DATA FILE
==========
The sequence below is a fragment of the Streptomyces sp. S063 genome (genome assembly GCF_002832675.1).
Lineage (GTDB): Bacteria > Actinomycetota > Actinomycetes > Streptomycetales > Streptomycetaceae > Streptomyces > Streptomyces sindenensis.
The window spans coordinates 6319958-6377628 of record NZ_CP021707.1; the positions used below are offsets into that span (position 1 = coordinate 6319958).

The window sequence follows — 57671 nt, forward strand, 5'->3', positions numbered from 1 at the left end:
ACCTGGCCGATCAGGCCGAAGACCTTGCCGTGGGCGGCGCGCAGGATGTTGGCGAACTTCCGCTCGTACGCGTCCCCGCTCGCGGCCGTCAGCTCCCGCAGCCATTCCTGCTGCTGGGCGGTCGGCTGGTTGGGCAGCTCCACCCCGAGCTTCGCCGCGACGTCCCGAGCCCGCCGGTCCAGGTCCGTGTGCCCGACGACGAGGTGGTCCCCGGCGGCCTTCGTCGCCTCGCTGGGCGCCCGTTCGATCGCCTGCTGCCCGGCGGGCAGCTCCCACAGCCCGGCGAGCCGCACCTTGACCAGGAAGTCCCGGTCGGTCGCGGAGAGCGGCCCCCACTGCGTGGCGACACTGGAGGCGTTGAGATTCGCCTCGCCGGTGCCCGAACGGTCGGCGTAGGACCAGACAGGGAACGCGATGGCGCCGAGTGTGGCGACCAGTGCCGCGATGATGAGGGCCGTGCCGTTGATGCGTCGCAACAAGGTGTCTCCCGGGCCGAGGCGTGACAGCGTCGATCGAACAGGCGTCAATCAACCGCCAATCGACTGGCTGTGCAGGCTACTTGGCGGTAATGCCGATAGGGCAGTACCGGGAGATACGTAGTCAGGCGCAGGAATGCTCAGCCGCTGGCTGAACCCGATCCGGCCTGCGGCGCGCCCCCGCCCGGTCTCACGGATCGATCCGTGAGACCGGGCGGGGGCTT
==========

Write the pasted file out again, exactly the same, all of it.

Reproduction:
The sequence below is a fragment of the Streptomyces sp. S063 genome (genome assembly GCF_002832675.1).
Lineage (GTDB): Bacteria > Actinomycetota > Actinomycetes > Streptomycetales > Streptomycetaceae > Streptomyces > Streptomyces sindenensis.
The window spans coordinates 6319958-6377628 of record NZ_CP021707.1; the positions used below are offsets into that span (position 1 = coordinate 6319958).

The window sequence follows — 57671 nt, forward strand, 5'->3', positions numbered from 1 at the left end:
ACCTGGCCGATCAGGCCGAAGACCTTGCCGTGGGCGGCGCGCAGGATGTTGGCGAACTTCCGCTCGTACGCGTCCCCGCTCGCGGCCGTCAGCTCCCGCAGCCATTCCTGCTGCTGGGCGGTCGGCTGGTTGGGCAGCTCCACCCCGAGCTTCGCCGCGACGTCCCGAGCCCGCCGGTCCAGGTCCGTGTGCCCGACGACGAGGTGGTCCCCGGCGGCCTTCGTCGCCTCGCTGGGCGCCCGTTCGATCGCCTGCTGCCCGGCGGGCAGCTCCCACAGCCCGGCGAGCCGCACCTTGACCAGGAAGTCCCGGTCGGTCGCGGAGAGCGGCCCCCACTGCGTGGCGACACTGGAGGCGTTGAGATTCGCCTCGCCGGTGCCCGAACGGTCGGCGTAGGACCAGACAGGGAACGCGATGGCGCCGAGTGTGGCGACCAGTGCCGCGATGATGAGGGCCGTGCCGTTGATGCGTCGCAACAAGGTGTCTCCCGGGCCGAGGCGTGACAGCGTCGATCGAACAGGCGTCAATCAACCGCCAATCGACTGGCTGTGCAGGCTACTTGGCGGTAATGCCGATAGGGCAGTACCGGGAGATACGTAGTCAGGCGCAGGAATGCTCAGCCGCTGGCTGAACCCGATCCGGCCTGCGGCGCGCCCCCGCCCGGTCTCACGGATCGATCCGTGAGACCGGGCGGGGGCTT